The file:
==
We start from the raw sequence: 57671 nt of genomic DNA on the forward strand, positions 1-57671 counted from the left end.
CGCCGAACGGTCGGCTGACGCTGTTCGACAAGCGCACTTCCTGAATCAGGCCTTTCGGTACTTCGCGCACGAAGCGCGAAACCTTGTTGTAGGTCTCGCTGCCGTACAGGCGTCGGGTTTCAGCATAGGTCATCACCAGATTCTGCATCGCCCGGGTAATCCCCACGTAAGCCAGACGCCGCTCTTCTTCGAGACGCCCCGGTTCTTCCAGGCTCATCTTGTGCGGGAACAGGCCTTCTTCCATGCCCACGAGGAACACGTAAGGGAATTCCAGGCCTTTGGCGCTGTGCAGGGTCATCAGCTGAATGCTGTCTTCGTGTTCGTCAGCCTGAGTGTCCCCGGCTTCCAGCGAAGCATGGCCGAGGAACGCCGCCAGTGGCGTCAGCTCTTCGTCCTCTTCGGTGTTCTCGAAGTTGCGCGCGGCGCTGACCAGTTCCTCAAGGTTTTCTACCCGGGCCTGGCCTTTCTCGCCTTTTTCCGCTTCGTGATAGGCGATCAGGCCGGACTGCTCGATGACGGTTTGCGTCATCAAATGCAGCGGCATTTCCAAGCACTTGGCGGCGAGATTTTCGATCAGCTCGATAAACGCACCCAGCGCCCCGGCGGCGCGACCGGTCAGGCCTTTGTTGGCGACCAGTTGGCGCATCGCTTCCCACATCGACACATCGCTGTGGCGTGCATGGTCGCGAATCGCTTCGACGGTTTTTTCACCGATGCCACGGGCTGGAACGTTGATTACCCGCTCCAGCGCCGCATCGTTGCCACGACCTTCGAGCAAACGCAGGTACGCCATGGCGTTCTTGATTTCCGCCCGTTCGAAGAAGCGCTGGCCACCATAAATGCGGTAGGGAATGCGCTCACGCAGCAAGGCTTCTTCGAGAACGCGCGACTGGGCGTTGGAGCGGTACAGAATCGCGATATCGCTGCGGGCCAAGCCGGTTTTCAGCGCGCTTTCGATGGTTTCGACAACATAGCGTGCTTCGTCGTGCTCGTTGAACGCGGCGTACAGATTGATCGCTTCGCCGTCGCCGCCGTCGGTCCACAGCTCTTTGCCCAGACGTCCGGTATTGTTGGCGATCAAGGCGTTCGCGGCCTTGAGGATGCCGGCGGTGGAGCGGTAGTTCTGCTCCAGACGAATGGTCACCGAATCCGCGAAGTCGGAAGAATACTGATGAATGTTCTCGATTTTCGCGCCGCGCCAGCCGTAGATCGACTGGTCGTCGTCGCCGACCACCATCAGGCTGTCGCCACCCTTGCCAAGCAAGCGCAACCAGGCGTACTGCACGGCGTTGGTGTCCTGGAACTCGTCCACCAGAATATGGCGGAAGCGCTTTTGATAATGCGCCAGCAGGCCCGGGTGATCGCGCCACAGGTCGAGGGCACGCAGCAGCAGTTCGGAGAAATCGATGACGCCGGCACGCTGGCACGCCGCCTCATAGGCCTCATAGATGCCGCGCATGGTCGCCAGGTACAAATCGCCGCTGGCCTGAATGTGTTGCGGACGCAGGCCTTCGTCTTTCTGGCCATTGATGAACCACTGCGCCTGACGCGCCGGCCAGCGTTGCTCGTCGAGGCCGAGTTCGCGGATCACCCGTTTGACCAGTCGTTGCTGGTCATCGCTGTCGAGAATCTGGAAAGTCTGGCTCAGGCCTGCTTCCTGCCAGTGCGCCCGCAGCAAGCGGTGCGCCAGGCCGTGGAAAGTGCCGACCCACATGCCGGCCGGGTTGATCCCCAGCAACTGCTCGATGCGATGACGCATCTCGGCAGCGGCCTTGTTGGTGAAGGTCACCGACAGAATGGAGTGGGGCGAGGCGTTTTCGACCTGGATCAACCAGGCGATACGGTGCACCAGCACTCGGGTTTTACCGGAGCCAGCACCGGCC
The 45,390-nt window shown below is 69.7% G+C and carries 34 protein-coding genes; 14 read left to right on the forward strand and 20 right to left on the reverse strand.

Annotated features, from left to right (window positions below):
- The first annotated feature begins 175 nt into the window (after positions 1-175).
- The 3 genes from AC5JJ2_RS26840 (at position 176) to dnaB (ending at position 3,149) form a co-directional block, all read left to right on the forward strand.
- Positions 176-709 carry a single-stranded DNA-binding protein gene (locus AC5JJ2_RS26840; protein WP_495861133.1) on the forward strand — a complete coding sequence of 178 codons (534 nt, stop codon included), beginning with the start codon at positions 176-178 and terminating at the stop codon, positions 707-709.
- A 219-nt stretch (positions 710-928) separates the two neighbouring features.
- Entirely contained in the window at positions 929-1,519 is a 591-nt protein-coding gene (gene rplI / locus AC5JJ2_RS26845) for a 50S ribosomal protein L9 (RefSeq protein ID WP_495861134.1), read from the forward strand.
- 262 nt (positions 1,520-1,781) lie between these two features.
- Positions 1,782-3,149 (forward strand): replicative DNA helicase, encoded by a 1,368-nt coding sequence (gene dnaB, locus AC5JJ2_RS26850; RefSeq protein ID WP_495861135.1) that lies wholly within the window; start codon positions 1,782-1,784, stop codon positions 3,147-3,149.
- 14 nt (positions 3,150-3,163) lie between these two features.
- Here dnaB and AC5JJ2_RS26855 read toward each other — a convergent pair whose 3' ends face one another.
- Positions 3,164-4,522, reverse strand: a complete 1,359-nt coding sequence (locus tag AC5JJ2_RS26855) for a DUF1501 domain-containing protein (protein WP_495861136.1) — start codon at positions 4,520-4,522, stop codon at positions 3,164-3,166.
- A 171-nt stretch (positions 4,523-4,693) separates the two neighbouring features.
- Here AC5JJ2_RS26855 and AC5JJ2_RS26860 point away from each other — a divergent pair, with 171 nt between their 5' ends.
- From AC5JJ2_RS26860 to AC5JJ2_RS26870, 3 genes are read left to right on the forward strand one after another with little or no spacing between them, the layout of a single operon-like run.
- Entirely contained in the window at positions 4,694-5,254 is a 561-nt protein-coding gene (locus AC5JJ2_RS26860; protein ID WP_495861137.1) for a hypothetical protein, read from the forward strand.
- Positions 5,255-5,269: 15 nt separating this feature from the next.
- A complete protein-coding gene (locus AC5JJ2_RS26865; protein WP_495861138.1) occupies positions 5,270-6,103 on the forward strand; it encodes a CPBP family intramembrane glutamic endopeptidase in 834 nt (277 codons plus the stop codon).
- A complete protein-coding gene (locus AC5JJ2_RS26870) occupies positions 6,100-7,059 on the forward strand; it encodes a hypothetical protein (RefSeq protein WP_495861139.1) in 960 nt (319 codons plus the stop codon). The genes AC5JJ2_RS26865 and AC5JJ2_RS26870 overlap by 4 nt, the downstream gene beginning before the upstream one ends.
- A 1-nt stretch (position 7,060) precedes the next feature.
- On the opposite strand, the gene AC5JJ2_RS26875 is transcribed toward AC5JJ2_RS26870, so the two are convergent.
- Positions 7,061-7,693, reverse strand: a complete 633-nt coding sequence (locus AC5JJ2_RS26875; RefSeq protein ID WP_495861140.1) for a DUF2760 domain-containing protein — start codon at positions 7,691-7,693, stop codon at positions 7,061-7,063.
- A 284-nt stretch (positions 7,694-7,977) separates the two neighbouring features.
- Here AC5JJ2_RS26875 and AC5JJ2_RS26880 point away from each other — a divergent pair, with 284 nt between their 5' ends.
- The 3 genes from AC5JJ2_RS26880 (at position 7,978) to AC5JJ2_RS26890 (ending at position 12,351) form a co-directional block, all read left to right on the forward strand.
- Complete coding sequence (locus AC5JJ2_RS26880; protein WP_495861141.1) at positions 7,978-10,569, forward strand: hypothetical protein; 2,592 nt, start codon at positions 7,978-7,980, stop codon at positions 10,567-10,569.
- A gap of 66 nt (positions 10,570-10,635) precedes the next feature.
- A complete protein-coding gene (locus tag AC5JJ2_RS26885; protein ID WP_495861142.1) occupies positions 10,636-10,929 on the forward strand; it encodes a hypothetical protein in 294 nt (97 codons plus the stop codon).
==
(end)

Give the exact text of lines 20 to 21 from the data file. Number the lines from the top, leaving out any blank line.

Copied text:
- A complete protein-coding gene (locus AC5JJ2_RS26865; protein WP_495861138.1) occupies positions 5,270-6,103 on the forward strand; it encodes a CPBP family intramembrane glutamic endopeptidase in 834 nt (277 codons plus the stop codon).
- A complete protein-coding gene (locus AC5JJ2_RS26870) occupies positions 6,100-7,059 on the forward strand; it encodes a hypothetical protein (RefSeq protein WP_495861139.1) in 960 nt (319 codons plus the stop codon). The genes AC5JJ2_RS26865 and AC5JJ2_RS26870 overlap by 4 nt, the downstream gene beginning before the upstream one ends.